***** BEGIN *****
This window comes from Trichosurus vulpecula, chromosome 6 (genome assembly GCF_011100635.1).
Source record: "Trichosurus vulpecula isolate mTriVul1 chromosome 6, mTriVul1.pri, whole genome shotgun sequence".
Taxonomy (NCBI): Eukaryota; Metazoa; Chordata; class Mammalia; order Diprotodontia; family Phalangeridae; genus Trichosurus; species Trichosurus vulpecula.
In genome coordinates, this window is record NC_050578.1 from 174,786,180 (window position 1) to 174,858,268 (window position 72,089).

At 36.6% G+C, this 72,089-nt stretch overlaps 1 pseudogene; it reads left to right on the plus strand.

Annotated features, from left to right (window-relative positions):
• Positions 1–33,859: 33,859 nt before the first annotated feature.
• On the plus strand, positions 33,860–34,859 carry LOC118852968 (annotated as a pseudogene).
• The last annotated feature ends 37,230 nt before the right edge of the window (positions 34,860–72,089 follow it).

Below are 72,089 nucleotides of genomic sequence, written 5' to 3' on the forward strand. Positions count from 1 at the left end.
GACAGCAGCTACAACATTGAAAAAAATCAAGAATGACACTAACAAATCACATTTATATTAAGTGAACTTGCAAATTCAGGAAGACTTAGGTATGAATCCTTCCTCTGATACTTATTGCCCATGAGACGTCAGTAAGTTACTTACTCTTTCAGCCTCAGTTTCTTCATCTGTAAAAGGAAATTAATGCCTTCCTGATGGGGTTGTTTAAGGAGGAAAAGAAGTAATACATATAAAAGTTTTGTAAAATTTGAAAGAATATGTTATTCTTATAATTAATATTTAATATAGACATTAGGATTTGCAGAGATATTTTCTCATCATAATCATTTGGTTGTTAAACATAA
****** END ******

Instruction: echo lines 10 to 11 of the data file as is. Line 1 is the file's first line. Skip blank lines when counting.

Below are 72,089 nucleotides of genomic sequence, written 5' to 3' on the forward strand. Positions count from 1 at the left end.
GACAGCAGCTACAACATTGAAAAAAATCAAGAATGACACTAACAAATCACATTTATATTAAGTGAACTTGCAAATTCAGGAAGACTTAGGTATGAATCCTTCCTCTGATACTTATTGCCCATGAGACGTCAGTAAGTTACTTACTCTTTCAGCCTCAGTTTCTTCATCTGTAAAAGGAAATTAATGCCTTCCTGATGGGGTTGTTTAAGGAGGAAAAGAAGTAATACATATAAAAGTTTTGTAAAATTTGAAAGAATATGTTATTCTTATAATTAATATTTAATATAGACATTAGGATTTGCAGAGATATTTTCTCATCATAATCATTTGGTTGTTAAACATAA